GGM: What advice would you give to someone who struggles with performance anxiety, much like you did? 

Christa: That’s hard…I think for some people, honestly, it might mean either it’s not what they’re called to do or it’s not time for them to do it. I think that can be a signal, but that’s not what your first love is; and for me, for a few years, I did not perform, I focused on songwriting instead, and I think that was what I was supposed to do. The songs that came from that time like “Held,” probably would not have come if I was strictly writing for myself and doing my own thing. So, I think there’s a tension there because you want to listen to those clues to what your calling is. At the same time, what I struggled with, it’s not right to be that bound up, as a human it’s not right. It’s not the way we are meant to be because it’s not free. So, I have regret over that because I think it ultimately came from a very self-centered, pre-occupied character trait at that time. That sounds weird because you feel like you’re a very insecure person, therefore you’re not prideful, but it’s not true. I’m insecure because I’m concerned with my own image and I’m concerned about failing in front of people and preserving my ego and pride. Really, it’s a hard thing to swallow. It truly does come from an ugly place, and I miss so much in those years of being really present with people and their stories; giving a good gift that I had to give, because that’s what music is about. It’s not supposed to be a gift for the music maker, although it is, it is a joy for me to make music. What I’ve learned is that’s a by-product of giving joy to other people. So now when I get up in front of people, I’m thinking about them. I’m actually looking in their eyes, looking in their faces, and hearing the music and just thinking about it that way. Because I’m here to give what I’ve been given to pass out to people, just like the disciples with the loaves of bread. Everyone has their thing they have to give. So, I guess as far as advice; if I was speaking to my younger self, I would say to keep doing it anyways. Not that it has to be a profession, but I think if I had allowed myself the discomfort of returning to the stage more frequently, maybe I would have conquered it sooner, because I would have learned that lesson sooner if I had said yes to things more often. I think a lot of it is hard to give advice that pulls people out of self-consciousness and self-centeredness. I think it’s something that we have to pray through and grow through. It comes with maturity and expanding your love for other people. I think the more we practice loving other people, self-love diminishes in a good way. It’s not that you don’t want to love yourself, but self pre-occupation diminishes, because we have less time for it. We’re busy thinking about each other.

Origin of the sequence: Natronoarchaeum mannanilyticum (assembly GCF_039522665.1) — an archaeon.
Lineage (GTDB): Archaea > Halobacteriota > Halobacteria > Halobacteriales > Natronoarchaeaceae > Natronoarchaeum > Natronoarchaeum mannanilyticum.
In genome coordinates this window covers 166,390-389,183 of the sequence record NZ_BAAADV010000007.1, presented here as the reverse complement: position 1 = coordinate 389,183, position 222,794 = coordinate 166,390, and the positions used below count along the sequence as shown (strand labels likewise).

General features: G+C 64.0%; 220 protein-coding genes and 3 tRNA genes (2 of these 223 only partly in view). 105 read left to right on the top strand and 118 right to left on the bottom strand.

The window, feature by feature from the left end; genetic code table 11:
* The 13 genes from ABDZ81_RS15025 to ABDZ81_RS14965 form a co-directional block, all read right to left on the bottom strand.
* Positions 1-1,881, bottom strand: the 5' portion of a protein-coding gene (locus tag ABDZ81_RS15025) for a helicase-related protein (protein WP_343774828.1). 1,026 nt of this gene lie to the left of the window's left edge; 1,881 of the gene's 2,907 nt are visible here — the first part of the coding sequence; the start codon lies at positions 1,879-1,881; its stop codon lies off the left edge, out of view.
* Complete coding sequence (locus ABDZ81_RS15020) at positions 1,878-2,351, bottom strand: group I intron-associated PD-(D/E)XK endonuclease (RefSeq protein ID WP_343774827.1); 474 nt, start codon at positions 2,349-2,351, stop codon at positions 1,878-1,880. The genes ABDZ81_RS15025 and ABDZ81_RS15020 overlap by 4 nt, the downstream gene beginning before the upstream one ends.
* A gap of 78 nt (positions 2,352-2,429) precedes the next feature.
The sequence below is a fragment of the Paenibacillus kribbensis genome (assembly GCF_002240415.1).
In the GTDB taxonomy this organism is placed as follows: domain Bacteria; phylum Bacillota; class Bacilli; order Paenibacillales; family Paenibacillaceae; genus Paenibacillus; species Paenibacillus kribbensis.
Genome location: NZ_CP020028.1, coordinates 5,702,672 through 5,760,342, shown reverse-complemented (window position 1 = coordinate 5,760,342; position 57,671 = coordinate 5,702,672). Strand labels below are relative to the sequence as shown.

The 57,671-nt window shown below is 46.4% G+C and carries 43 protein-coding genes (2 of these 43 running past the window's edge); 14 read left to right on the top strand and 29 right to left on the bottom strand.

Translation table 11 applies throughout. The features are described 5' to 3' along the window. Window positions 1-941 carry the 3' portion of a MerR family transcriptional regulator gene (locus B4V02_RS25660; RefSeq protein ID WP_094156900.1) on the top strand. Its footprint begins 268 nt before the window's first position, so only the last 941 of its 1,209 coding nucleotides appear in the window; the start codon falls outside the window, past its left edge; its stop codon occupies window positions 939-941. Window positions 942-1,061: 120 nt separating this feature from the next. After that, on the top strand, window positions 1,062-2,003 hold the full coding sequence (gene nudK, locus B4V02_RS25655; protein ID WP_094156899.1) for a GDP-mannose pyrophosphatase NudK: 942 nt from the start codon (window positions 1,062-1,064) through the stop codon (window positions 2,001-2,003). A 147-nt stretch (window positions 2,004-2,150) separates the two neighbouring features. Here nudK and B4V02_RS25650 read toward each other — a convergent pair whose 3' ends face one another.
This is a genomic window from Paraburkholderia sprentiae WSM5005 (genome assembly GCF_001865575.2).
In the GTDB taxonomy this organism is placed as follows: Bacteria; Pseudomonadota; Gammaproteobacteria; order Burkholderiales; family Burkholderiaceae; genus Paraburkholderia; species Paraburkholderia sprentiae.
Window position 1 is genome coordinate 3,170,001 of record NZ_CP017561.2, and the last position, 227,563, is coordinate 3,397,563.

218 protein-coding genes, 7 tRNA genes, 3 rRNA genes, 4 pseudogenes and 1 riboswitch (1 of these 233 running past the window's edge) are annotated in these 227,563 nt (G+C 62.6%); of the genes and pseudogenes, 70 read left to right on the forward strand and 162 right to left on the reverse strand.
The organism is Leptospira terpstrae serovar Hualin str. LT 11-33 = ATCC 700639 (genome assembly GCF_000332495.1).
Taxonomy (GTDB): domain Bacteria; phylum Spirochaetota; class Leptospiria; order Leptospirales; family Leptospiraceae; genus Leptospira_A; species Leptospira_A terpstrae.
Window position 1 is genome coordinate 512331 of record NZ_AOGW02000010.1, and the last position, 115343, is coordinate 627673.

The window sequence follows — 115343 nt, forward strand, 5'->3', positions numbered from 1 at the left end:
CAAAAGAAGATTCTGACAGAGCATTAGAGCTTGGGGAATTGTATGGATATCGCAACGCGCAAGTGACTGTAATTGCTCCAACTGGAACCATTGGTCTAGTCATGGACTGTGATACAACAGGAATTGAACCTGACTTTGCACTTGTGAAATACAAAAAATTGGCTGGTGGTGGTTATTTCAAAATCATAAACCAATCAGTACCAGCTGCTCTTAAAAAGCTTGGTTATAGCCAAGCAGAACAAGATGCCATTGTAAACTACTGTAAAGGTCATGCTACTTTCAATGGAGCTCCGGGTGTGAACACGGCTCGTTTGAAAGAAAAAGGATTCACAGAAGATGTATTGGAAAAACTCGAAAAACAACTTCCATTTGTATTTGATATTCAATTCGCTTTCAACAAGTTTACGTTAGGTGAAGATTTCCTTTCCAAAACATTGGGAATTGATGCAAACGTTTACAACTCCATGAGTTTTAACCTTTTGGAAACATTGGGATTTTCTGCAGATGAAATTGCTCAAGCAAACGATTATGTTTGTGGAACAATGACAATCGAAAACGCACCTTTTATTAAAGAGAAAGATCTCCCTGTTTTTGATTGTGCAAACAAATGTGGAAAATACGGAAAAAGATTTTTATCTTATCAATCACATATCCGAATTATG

Purchase Christa’s second full-length album, just released on August 13, 2013 HERE.